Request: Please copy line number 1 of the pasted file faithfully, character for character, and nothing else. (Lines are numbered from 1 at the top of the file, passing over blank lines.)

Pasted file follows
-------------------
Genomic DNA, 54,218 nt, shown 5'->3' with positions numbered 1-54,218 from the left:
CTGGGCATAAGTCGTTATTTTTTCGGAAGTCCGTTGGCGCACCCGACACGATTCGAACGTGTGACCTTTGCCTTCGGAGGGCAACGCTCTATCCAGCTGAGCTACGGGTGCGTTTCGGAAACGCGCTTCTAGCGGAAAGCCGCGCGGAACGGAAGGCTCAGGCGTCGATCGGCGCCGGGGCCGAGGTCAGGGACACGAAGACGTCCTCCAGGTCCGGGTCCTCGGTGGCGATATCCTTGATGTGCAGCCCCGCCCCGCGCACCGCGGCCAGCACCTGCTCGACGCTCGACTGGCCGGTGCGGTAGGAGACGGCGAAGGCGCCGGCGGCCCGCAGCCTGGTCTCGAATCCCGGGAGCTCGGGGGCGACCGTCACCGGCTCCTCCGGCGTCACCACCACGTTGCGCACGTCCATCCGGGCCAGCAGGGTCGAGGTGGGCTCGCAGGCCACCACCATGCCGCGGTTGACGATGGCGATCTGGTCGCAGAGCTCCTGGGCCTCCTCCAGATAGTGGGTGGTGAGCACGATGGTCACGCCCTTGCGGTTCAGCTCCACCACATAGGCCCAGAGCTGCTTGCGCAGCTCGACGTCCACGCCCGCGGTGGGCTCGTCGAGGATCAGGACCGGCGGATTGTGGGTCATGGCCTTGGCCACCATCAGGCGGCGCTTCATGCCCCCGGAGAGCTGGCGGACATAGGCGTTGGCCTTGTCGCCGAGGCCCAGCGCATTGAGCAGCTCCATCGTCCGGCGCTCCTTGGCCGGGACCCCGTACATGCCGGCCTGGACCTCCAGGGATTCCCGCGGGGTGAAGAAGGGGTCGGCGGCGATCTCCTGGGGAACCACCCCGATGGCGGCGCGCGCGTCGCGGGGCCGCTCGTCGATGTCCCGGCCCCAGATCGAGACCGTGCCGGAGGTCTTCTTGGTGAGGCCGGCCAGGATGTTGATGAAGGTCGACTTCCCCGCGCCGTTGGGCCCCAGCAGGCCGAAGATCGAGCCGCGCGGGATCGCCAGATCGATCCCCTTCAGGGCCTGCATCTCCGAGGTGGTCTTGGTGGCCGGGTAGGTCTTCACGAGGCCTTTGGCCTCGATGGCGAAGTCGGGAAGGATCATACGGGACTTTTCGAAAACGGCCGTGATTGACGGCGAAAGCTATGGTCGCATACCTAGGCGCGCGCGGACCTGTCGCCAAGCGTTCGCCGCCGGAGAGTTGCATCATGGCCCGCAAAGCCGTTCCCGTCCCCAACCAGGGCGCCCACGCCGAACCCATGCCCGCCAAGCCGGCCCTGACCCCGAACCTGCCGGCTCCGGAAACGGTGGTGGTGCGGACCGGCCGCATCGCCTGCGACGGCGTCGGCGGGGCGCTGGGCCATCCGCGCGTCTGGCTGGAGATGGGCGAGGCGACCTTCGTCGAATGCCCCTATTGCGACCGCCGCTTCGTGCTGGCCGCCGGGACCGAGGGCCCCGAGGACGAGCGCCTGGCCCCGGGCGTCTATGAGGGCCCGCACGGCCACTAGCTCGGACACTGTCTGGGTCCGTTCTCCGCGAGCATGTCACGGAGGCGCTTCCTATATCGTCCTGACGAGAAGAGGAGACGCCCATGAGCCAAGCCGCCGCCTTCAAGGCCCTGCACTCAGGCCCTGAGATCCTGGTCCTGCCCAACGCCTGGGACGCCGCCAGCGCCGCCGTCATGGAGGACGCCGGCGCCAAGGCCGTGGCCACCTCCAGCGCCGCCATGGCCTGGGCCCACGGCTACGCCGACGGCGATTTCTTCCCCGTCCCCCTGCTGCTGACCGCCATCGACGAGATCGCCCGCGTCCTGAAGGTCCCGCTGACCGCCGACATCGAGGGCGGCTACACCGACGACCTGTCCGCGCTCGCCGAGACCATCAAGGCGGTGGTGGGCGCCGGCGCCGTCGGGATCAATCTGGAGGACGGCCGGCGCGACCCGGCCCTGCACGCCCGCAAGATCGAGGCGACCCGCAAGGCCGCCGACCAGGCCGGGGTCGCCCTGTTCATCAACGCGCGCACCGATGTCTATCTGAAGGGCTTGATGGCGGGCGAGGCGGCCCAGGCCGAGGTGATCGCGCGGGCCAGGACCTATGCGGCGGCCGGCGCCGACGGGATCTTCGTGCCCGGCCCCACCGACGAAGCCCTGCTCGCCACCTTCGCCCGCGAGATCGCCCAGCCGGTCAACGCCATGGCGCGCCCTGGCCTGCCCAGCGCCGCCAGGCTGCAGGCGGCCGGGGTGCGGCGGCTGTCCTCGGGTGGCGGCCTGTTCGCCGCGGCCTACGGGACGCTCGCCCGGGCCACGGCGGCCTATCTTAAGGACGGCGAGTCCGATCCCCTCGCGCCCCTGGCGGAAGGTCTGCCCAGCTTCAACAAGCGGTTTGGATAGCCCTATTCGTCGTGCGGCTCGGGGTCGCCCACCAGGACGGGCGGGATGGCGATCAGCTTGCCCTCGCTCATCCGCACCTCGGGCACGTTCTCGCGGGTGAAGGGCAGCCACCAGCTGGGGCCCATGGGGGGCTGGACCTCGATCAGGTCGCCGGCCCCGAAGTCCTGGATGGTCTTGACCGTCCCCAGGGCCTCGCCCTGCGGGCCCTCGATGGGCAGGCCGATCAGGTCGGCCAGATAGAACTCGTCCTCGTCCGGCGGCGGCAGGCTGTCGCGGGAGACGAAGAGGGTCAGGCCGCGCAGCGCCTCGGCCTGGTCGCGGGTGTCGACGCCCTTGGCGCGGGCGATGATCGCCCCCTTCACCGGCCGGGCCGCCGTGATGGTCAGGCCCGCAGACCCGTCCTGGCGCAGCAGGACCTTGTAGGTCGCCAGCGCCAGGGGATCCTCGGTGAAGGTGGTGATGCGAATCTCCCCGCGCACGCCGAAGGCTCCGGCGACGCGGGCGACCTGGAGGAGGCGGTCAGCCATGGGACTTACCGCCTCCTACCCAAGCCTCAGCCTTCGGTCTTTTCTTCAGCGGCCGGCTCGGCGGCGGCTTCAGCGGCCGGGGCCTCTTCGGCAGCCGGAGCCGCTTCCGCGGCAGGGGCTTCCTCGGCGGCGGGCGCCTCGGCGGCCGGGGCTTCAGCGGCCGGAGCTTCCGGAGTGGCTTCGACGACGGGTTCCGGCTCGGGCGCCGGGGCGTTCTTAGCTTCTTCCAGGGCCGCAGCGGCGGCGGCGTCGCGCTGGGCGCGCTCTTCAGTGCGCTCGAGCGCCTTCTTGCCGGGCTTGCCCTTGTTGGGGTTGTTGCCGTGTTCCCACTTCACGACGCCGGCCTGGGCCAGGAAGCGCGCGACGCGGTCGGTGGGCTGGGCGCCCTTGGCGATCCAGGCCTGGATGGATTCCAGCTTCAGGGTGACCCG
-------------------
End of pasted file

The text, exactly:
Genomic DNA, 54,218 nt, shown 5'->3' with positions numbered 1-54,218 from the left: